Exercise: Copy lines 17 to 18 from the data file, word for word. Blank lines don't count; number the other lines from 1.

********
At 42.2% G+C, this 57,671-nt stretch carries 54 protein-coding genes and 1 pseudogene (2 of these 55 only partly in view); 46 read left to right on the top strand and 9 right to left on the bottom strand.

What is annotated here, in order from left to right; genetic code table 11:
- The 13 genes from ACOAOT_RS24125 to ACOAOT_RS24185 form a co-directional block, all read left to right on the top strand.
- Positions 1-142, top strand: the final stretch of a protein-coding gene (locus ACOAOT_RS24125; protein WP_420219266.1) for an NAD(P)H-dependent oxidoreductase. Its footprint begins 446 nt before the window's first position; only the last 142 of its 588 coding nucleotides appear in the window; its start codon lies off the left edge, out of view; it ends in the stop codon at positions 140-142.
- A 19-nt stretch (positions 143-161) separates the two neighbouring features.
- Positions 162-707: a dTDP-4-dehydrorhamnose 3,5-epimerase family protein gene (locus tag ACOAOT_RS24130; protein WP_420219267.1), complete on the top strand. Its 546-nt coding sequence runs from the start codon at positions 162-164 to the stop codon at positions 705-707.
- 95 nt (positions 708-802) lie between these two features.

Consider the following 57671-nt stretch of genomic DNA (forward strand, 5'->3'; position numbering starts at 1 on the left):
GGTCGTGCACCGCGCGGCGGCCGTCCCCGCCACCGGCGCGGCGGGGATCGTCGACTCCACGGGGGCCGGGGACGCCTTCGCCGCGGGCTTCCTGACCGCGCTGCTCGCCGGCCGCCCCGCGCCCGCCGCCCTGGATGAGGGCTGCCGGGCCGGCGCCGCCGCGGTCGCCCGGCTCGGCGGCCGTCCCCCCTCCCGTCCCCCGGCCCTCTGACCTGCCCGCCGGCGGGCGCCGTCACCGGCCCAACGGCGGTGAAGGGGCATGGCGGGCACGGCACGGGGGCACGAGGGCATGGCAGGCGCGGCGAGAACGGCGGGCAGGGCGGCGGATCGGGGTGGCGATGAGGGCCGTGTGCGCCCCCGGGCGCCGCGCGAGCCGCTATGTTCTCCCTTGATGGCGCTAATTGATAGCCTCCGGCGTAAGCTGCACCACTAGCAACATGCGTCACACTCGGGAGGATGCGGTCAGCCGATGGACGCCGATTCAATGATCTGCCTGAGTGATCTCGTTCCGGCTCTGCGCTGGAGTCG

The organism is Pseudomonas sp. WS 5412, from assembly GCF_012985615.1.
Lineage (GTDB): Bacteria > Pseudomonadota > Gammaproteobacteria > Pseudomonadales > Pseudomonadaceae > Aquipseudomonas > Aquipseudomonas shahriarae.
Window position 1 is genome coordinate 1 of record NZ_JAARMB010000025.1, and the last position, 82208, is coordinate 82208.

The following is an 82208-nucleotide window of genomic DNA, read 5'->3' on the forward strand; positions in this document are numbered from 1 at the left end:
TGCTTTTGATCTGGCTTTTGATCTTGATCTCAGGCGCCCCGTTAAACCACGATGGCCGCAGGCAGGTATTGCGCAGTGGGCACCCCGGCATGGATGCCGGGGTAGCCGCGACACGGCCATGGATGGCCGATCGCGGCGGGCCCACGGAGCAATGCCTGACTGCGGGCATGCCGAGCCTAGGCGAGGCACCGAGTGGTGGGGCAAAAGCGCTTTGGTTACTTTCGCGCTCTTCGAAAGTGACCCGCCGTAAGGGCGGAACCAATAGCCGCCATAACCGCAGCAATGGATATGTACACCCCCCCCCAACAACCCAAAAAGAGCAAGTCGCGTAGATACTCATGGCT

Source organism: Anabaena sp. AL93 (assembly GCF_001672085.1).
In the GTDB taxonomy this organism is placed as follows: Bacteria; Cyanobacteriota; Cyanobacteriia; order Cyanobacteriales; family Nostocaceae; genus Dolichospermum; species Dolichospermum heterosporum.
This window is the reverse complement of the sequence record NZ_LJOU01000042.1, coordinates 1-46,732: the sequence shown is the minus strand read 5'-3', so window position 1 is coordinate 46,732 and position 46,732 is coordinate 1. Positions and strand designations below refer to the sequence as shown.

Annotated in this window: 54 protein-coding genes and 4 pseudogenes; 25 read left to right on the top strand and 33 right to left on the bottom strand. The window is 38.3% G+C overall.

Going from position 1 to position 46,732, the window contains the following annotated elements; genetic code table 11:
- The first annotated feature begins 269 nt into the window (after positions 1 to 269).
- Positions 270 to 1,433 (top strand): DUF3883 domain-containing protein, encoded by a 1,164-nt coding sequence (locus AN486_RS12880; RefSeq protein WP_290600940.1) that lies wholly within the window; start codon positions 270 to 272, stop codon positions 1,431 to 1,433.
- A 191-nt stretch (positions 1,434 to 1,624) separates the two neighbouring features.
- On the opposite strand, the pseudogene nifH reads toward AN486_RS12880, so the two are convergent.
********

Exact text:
This window is the reverse complement of the sequence record NZ_LJOU01000042.1, coordinates 1-46,732: the sequence shown is the minus strand read 5'-3', so window position 1 is coordinate 46,732 and position 46,732 is coordinate 1. Positions and strand designations below refer to the sequence as shown.

Annotated in this window: 54 protein-coding genes and 4 pseudogenes; 25 read left to right on the top strand and 33 right to left on the bottom strand. The window is 38.3% G+C overall.